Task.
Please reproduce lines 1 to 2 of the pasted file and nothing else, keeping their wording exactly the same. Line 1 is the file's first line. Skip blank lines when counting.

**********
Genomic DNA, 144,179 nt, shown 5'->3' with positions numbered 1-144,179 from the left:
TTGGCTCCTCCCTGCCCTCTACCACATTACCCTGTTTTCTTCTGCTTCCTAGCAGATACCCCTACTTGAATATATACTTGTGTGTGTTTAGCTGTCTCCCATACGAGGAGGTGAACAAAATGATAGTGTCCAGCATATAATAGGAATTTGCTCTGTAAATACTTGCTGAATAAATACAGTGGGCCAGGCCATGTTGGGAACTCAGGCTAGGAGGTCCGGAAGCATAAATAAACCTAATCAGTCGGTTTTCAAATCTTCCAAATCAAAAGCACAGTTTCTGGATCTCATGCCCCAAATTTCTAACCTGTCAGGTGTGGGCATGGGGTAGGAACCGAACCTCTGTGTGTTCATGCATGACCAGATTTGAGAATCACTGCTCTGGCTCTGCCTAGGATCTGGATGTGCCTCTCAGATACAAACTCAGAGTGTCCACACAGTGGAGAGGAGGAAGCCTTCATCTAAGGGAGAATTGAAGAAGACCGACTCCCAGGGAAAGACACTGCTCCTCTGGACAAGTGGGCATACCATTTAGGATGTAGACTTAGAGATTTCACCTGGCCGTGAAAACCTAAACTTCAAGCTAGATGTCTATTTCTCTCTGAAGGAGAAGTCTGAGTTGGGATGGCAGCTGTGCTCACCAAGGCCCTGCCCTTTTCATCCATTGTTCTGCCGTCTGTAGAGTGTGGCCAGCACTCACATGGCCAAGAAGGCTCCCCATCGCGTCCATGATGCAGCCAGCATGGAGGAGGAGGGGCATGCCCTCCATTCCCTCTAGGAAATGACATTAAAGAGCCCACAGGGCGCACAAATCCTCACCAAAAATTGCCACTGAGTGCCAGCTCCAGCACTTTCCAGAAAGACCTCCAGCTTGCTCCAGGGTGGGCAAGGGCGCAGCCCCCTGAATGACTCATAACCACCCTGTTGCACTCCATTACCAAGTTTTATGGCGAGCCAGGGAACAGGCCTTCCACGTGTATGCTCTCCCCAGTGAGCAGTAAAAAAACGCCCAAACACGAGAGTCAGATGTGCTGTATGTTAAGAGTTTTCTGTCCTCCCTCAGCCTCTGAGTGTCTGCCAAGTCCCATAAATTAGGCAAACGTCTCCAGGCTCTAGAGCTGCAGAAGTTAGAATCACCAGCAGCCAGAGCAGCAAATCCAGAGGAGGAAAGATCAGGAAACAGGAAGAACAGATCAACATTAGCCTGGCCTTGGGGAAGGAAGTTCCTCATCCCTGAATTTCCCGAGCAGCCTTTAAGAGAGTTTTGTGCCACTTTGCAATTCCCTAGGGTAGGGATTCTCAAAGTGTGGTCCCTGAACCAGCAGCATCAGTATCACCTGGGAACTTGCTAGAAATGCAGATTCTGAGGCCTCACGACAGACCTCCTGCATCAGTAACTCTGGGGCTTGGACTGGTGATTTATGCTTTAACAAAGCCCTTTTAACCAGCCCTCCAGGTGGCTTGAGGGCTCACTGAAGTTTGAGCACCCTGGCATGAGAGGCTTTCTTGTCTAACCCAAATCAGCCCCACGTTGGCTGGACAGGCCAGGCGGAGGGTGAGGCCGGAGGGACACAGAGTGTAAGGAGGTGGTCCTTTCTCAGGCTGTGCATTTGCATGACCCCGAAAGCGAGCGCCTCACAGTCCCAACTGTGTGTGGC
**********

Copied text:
Genomic DNA, 144,179 nt, shown 5'->3' with positions numbered 1-144,179 from the left:
TTGGCTCCTCCCTGCCCTCTACCACATTACCCTGTTTTCTTCTGCTTCCTAGCAGATACCCCTACTTGAATATATACTTGTGTGTGTTTAGCTGTCTCCCATACGAGGAGGTGAACAAAATGATAGTGTCCAGCATATAATAGGAATTTGCTCTGTAAATACTTGCTGAATAAATACAGTGGGCCAGGCCATGTTGGGAACTCAGGCTAGGAGGTCCGGAAGCATAAATAAACCTAATCAGTCGGTTTTCAAATCTTCCAAATCAAAAGCACAGTTTCTGGATCTCATGCCCCAAATTTCTAACCTGTCAGGTGTGGGCATGGGGTAGGAACCGAACCTCTGTGTGTTCATGCATGACCAGATTTGAGAATCACTGCTCTGGCTCTGCCTAGGATCTGGATGTGCCTCTCAGATACAAACTCAGAGTGTCCACACAGTGGAGAGGAGGAAGCCTTCATCTAAGGGAGAATTGAAGAAGACCGACTCCCAGGGAAAGACACTGCTCCTCTGGACAAGTGGGCATACCATTTAGGATGTAGACTTAGAGATTTCACCTGGCCGTGAAAACCTAAACTTCAAGCTAGATGTCTATTTCTCTCTGAAGGAGAAGTCTGAGTTGGGATGGCAGCTGTGCTCACCAAGGCCCTGCCCTTTTCATCCATTGTTCTGCCGTCTGTAGAGTGTGGCCAGCACTCACATGGCCAAGAAGGCTCCCCATCGCGTCCATGATGCAGCCAGCATGGAGGAGGAGGGGCATGCCCTCCATTCCCTCTAGGAAATGACATTAAAGAGCCCACAGGGCGCACAAATCCTCACCAAAAATTGCCACTGAGTGCCAGCTCCAGCACTTTCCAGAAAGACCTCCAGCTTGCTCCAGGGTGGGCAAGGGCGCAGCCCCCTGAATGACTCATAACCACCCTGTTGCACTCCATTACCAAGTTTTATGGCGAGCCAGGGAACAGGCCTTCCACGTGTATGCTCTCCCCAGTGAGCAGTAAAAAAACGCCCAAACACGAGAGTCAGATGTGCTGTATGTTAAGAGTTTTCTGTCCTCCCTCAGCCTCTGAGTGTCTGCCAAGTCCCATAAATTAGGCAAACGTCTCCAGGCTCTAGAGCTGCAGAAGTTAGAATCACCAGCAGCCAGAGCAGCAAATCCAGAGGAGGAAAGATCAGGAAACAGGAAGAACAGATCAACATTAGCCTGGCCTTGGGGAAGGAAGTTCCTCATCCCTGAATTTCCCGAGCAGCCTTTAAGAGAGTTTTGTGCCACTTTGCAATTCCCTAGGGTAGGGATTCTCAAAGTGTGGTCCCTGAACCAGCAGCATCAGTATCACCTGGGAACTTGCTAGAAATGCAGATTCTGAGGCCTCACGACAGACCTCCTGCATCAGTAACTCTGGGGCTTGGACTGGTGATTTATGCTTTAACAAAGCCCTTTTAACCAGCCCTCCAGGTGGCTTGAGGGCTCACTGAAGTTTGAGCACCCTGGCATGAGAGGCTTTCTTGTCTAACCCAAATCAGCCCCACGTTGGCTGGACAGGCCAGGCGGAGGGTGAGGCCGGAGGGACACAGAGTGTAAGGAGGTGGTCCTTTCTCAGGCTGTGCATTTGCATGACCCCGAAAGCGAGCGCCTCACAGTCCCAACTGTGTGTGGC